Who is calling the shots?
Who owns the business you work for? Who’s on the board? What are their backgrounds and their track records? How do they run businesses and how have they exited businesses previously? Who or what is the driving force behind decision making and do you know who they are?
When considering a new opportunity it’s vital that your due diligence uncovers the true decision makers within the business so that you can ensure the opportunity is what you think it is. A business’s ownership structure, funding situation, leadership team, board and exit strategy are key areas for you to understand in detail.
Who actually owns the business? A major shareholder, investor, silent (most of the time) partner, the board members themselves? Understanding where decision making or influence lies from an ownership and shareholding perspective will help you to understand the dynamic when it comes to the things that you care about.
Where does the money come from? Is the business funded by investors, Venture Capital, Private Equity, maybe it’s publicly listed and you can find out everything you need to, maybe it’s privately owned and you’ll need to dig deeper. Understanding the funding situation of the company and it’s cash burn rate will enable you to understand the pressures and priorities from a financial perspective and help you to steer your due diligence further. If all the money is coming from one single investor for example, then it’d be worth looking at their other investments and ideally getting to know them too. If the money dries up, what are the back up plans?
Who’s on the leadership team and who’s on the board, they aren’t necessarily the same. What are their track records, where have they worked previously, were they successful, is this their first time running a business? And so on and so on. You may be very bought into your new boss’s plans but without understanding the wider organisation and the key decision makers, you can’t be sure that those exciting plans are going to come to fruition. If the new owners have a history of asset stripping and selling business units, you may want to reconsider…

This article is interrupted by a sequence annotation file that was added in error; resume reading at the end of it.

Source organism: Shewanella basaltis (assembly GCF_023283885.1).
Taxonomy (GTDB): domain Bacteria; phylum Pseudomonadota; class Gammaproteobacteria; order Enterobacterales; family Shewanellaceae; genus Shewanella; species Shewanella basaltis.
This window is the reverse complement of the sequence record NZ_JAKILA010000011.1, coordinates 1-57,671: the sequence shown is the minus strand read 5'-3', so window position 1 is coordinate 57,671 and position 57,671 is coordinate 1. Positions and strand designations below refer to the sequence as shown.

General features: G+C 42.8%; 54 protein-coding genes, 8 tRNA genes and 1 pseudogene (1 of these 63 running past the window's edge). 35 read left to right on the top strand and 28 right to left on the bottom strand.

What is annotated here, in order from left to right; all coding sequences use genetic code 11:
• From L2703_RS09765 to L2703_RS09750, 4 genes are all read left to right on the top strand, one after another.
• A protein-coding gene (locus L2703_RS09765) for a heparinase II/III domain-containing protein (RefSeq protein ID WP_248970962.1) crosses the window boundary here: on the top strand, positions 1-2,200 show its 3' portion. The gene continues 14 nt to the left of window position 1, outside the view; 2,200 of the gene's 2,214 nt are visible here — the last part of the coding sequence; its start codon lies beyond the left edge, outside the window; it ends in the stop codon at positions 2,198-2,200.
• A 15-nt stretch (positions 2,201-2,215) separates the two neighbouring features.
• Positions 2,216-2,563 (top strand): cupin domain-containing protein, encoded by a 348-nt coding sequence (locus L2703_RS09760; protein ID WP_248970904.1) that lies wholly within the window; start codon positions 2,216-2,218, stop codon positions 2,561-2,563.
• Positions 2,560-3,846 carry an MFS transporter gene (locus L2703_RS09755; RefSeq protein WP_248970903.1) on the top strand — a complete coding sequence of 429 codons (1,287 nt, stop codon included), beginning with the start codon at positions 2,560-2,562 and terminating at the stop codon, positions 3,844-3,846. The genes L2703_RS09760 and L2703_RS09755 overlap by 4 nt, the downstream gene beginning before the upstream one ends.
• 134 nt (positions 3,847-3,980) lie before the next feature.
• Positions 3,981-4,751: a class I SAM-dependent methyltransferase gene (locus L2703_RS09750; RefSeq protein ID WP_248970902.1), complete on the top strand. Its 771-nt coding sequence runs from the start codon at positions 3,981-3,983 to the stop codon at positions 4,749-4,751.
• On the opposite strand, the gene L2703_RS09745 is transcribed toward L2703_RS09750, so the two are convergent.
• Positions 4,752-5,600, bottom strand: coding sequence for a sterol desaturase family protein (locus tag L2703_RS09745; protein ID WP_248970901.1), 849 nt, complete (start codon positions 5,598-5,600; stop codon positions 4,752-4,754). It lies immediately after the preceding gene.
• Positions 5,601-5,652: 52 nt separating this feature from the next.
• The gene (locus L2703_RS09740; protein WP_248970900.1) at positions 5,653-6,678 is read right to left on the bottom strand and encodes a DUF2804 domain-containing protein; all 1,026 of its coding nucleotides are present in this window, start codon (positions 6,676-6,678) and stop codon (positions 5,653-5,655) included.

What’s the exit strategy or what are the goals for the business? If it’s driving up share price then how do they plan to do that and how might that affect your role or area of the business? If a business is looking to be acquired in the next 2 years then long term sales strategies probably aren’t going to be much of a priority. Maybe the business has been built to be acquired by a particular buyer, what is the state of that buyer’s business and what are the plans if that interest disappears?
Addressing these points and doing as much digging as possible throughout the course of your interview and due diligence processes can give you and idea of who is really calling the shots.
…or perhaps who isn’t!